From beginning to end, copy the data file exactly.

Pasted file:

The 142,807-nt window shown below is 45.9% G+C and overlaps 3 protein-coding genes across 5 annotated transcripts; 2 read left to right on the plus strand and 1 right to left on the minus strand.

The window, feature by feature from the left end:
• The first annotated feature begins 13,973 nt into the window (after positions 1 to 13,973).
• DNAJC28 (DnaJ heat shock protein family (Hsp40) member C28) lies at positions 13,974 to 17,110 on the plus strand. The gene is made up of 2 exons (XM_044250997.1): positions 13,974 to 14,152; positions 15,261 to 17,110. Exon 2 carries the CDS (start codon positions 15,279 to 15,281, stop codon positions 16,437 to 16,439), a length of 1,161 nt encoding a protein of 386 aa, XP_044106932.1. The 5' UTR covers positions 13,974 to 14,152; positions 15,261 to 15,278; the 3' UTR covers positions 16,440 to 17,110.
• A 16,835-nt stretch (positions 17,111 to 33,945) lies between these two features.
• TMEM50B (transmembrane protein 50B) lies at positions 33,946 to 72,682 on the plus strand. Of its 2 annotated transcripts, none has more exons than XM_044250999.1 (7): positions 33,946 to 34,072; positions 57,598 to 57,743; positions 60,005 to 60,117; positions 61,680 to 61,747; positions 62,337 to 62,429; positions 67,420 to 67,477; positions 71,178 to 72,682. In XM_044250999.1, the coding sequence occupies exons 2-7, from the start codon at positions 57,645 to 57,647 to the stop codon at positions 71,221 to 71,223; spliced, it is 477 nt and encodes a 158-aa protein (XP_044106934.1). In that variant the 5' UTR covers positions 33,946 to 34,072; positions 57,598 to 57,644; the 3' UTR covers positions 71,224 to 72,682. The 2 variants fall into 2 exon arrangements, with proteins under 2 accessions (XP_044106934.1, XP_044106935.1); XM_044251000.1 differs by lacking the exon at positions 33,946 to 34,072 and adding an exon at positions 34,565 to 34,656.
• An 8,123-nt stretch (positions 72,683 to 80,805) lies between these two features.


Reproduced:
The 142,807-nt window shown below is 45.9% G+C and overlaps 3 protein-coding genes across 5 annotated transcripts; 2 read left to right on the plus strand and 1 right to left on the minus strand.

The window, feature by feature from the left end:
• The first annotated feature begins 13,973 nt into the window (after positions 1 to 13,973).
• DNAJC28 (DnaJ heat shock protein family (Hsp40) member C28) lies at positions 13,974 to 17,110 on the plus strand. The gene is made up of 2 exons (XM_044250997.1): positions 13,974 to 14,152; positions 15,261 to 17,110. Exon 2 carries the CDS (start codon positions 15,279 to 15,281, stop codon positions 16,437 to 16,439), a length of 1,161 nt encoding a protein of 386 aa, XP_044106932.1. The 5' UTR covers positions 13,974 to 14,152; positions 15,261 to 15,278; the 3' UTR covers positions 16,440 to 17,110.
• A 16,835-nt stretch (positions 17,111 to 33,945) lies between these two features.
• TMEM50B (transmembrane protein 50B) lies at positions 33,946 to 72,682 on the plus strand. Of its 2 annotated transcripts, none has more exons than XM_044250999.1 (7): positions 33,946 to 34,072; positions 57,598 to 57,743; positions 60,005 to 60,117; positions 61,680 to 61,747; positions 62,337 to 62,429; positions 67,420 to 67,477; positions 71,178 to 72,682. In XM_044250999.1, the coding sequence occupies exons 2-7, from the start codon at positions 57,645 to 57,647 to the stop codon at positions 71,221 to 71,223; spliced, it is 477 nt and encodes a 158-aa protein (XP_044106934.1). In that variant the 5' UTR covers positions 33,946 to 34,072; positions 57,598 to 57,644; the 3' UTR covers positions 71,224 to 72,682. The 2 variants fall into 2 exon arrangements, with proteins under 2 accessions (XP_044106934.1, XP_044106935.1); XM_044251000.1 differs by lacking the exon at positions 33,946 to 34,072 and adding an exon at positions 34,565 to 34,656.
• An 8,123-nt stretch (positions 72,683 to 80,805) lies between these two features.